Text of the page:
The consequences of the 2013–16 Ebola Zaire virus disease epidemic in West Africa were grave. The economies, healthcare systems and communities of Guinea, Sierra Leone and Liberia were devastated by over 18 months of active Ebola virus transmission, followed by sporadic resurgences potentially related to sexual transmission by survivors with viral persistence in body fluids following recovery. The need to develop and implement strategies to prevent and mitigate future outbreaks is now beyond dispute. The potential for unpredictable outbreaks of indeterminate duration, and control challenges posed by the possibility of sporadic re-emergence, mean that implementation of an effective vaccination program for outbreak containment necessitates a vaccine providing durable immunity. Heterologous prime-boost vaccine regimens deliver the same or similar antigens through different vaccine types, the first to prime and the second to boost the immune system. Ad26.ZEBOV/MVA-BN-Filo is an investigational Ebola Zaire vaccine regimen that uses this heterologous prime-boost approach. Preliminary Phase 1 data suggest that Ad26.ZEBOV/MVA-BN-Filo confers durable immunity for at least 240 d and is well-tolerated with a good safety profile. This regimen may therefore be suitable for prophylactic use in a regional or targeted population vaccination strategy, and could potentially aid prevention and control of future Ebola outbreaks.

KEYWORDS: Ebola virus, heterologous prime-boost, Ad26.ZEBOV/MVA-BN-Filo, viral persistence, sustained immunity, population vaccination strategy
Jawahar Raina
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High Zika Virus Seroprevalence in Salvador, Northeastern Brazil Limits the Potential for Further Outbreaks

High Zika Virus Seroprevalence in Salvador, Northeastern Brazil Limits the Potential for Further Outbreaks

ABSTRACT

During 2015 to 2016, Brazil reported more Zika virus (ZIKV) cases than any other country, yet population exposure remains unknown. Serological studies of ZIKV are hampered by cross-reactive immune responses against heterologous viruses. We conducted serosurveys for ZIKV, dengue virus (DENV), and Chikungunya virus (CHIKV) in 633 individuals prospectively sampled during 2015 to 2016, including microcephaly and non-microcephaly pregnancies, HIV-infected patients, tuberculosis patients, and university staff in Salvador in northeastern Brazil using enzyme-linked immunosorbent assays (ELISAs) and plaque reduction neutralization tests. Sera sampled retrospectively during 2013 to 2015 from 277 HIV-infected patients were used to assess the spread of ZIKV over time. Individuals were georeferenced, and sociodemographic indicators were compared between ZIKV-positive and -negative areas and areas with and without microcephaly cases. Epidemiological key parameters were modeled in a Bayesian framework. ZIKV seroprevalence increased rapidly during 2015 to 2016, reaching 63.3% by 2016 (95% confidence interval [CI], 59.4 to 66.8%), comparable to the seroprevalence of DENV (75.7%; CI, 69.4 to 81.1%) and higher than that of CHIKV (7.4%; CI, 5.6 to 9.8%). Of 19 microcephaly pregnancies, 94.7% showed ZIKV IgG antibodies, compared to 69.3% of 257 non-microcephaly pregnancies (P = 0.017). Analyses of sociodemographic data revealed a higher ZIKV burden in low socioeconomic status (SES) areas. High seroprevalence, combined with case data dynamics allowed estimates of the basic reproduction number R0 of 2.1 (CI, 1.8 to 2.5) at the onset of the outbreak and an effective reproductive number Reff of <1 in subsequent years. Our data corroborate ZIKV-associated congenital disease and an association of low SES and ZIKV infection and suggest that population immunity caused cessation of the outbreak. Similar studies from other areas will be required to determine the fate of the American ZIKV outbreak.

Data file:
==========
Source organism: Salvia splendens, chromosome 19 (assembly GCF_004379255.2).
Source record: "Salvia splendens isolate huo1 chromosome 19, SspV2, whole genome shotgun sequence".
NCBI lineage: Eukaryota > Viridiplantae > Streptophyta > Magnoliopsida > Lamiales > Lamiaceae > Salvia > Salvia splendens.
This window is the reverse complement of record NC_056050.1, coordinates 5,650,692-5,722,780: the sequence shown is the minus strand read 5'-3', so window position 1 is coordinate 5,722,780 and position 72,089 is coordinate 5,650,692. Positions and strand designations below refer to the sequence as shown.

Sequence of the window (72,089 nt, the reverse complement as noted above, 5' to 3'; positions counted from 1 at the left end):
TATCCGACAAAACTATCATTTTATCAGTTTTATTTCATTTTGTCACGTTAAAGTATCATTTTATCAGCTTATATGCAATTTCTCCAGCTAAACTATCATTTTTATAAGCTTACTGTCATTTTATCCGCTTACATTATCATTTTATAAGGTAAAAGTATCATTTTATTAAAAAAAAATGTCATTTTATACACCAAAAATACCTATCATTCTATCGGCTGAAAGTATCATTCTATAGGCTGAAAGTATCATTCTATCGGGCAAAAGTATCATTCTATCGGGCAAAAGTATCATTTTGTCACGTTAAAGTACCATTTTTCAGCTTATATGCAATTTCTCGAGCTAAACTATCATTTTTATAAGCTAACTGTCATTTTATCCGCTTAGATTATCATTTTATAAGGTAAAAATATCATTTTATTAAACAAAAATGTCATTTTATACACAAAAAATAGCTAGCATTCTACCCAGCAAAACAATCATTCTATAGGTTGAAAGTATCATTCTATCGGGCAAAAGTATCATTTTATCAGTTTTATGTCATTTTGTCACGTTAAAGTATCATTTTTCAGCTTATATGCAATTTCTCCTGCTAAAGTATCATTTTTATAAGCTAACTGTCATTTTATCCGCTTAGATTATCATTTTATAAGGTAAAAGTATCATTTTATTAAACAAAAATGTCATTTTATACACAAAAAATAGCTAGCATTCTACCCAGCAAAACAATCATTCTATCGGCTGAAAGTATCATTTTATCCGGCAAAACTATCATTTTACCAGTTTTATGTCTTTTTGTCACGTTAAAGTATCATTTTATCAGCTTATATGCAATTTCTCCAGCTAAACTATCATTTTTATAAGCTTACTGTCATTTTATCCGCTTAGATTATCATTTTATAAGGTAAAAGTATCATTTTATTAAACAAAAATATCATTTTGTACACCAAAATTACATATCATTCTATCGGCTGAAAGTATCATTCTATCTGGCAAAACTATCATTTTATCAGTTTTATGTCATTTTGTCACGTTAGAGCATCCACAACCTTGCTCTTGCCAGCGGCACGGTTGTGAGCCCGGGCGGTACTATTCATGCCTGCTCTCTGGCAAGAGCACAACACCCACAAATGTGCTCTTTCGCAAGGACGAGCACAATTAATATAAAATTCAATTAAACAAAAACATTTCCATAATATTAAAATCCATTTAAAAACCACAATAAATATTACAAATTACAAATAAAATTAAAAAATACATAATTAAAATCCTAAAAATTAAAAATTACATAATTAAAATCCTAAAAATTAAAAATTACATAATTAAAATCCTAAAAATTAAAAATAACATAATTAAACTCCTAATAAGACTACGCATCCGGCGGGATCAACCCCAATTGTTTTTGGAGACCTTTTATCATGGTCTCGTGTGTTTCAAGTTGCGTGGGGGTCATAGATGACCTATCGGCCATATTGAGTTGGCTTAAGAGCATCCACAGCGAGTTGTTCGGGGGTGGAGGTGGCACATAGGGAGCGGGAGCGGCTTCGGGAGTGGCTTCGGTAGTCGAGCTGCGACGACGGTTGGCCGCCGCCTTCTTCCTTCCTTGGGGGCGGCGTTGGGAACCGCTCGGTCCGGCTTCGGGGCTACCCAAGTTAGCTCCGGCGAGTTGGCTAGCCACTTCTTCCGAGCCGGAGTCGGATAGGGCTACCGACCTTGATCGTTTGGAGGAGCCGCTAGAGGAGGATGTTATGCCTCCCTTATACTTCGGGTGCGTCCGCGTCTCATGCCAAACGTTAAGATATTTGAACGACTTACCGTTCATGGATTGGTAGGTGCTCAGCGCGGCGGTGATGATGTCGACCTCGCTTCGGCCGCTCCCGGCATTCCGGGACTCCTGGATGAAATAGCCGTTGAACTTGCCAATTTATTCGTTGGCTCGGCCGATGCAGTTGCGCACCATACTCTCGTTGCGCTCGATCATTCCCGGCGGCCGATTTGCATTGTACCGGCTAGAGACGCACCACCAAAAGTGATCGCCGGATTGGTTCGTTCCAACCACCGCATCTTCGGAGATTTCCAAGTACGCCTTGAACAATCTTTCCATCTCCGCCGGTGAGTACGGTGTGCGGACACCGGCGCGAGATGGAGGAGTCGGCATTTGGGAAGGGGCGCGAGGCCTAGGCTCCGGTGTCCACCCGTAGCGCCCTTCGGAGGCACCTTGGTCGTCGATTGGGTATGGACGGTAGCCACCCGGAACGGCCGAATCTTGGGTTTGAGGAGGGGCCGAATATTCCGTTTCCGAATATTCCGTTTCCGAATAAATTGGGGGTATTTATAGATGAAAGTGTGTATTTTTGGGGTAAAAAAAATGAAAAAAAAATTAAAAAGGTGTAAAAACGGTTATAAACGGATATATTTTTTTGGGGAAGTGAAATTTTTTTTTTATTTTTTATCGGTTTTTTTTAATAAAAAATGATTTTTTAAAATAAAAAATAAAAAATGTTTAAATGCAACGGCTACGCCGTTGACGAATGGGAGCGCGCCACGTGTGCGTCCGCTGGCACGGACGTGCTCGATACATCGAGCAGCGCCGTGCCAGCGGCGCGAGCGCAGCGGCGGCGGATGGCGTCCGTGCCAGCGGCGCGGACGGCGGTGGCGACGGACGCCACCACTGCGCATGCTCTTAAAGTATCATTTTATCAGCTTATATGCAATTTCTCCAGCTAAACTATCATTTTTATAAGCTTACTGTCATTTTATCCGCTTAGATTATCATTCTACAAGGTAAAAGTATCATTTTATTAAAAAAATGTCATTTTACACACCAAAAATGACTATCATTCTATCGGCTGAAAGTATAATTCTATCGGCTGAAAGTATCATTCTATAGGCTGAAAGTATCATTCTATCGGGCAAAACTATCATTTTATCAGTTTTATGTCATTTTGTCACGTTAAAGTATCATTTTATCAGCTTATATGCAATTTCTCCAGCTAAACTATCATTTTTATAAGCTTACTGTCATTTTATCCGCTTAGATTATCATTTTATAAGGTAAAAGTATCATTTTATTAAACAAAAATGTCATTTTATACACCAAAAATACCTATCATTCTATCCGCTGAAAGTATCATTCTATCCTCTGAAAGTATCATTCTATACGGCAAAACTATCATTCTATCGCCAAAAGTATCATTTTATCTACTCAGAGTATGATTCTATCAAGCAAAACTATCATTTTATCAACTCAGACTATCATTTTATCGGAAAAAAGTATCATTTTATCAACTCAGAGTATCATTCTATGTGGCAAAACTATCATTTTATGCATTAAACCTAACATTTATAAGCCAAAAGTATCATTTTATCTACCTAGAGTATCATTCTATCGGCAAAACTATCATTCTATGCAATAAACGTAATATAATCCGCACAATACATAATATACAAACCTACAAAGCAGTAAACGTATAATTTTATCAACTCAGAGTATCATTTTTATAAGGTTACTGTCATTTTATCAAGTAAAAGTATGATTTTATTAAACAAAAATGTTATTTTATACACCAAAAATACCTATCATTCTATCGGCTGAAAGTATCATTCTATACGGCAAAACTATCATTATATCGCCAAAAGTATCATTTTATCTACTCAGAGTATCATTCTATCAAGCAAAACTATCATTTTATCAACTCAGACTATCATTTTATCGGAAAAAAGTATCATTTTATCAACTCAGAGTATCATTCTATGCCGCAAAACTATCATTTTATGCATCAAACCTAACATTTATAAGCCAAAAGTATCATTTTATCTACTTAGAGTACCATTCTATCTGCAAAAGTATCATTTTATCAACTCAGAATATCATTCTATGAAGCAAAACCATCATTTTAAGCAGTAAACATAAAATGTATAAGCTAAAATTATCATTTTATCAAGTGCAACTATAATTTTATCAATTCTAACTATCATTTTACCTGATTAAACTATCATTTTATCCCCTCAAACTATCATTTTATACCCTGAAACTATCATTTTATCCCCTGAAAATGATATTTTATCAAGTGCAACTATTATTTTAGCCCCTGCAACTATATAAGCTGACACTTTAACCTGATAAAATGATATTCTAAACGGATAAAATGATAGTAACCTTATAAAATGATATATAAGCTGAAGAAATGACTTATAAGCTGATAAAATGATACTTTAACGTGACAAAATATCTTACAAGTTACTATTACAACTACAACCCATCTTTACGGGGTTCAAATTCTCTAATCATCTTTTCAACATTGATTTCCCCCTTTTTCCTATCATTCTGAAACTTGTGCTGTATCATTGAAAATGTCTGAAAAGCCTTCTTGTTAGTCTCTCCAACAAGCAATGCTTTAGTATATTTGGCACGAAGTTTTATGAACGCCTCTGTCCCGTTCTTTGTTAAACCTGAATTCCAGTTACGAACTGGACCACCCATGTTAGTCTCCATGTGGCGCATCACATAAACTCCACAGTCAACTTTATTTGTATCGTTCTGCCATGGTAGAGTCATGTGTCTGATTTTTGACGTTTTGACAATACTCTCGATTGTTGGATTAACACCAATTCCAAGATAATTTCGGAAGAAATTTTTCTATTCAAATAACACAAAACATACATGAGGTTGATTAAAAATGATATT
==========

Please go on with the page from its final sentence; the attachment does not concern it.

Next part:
KEYWORDS: Zika virus, microcephaly, risk factors, serology, socioeconomic status
Jawahar Raina
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Western Blot Detection of Human Anti-Chikungunya Virus Antibody with Recombinant Envelope 2 Protein

Western Blot Detection of Human Anti-Chikungunya Virus Antibody with Recombinant Envelope 2 Protein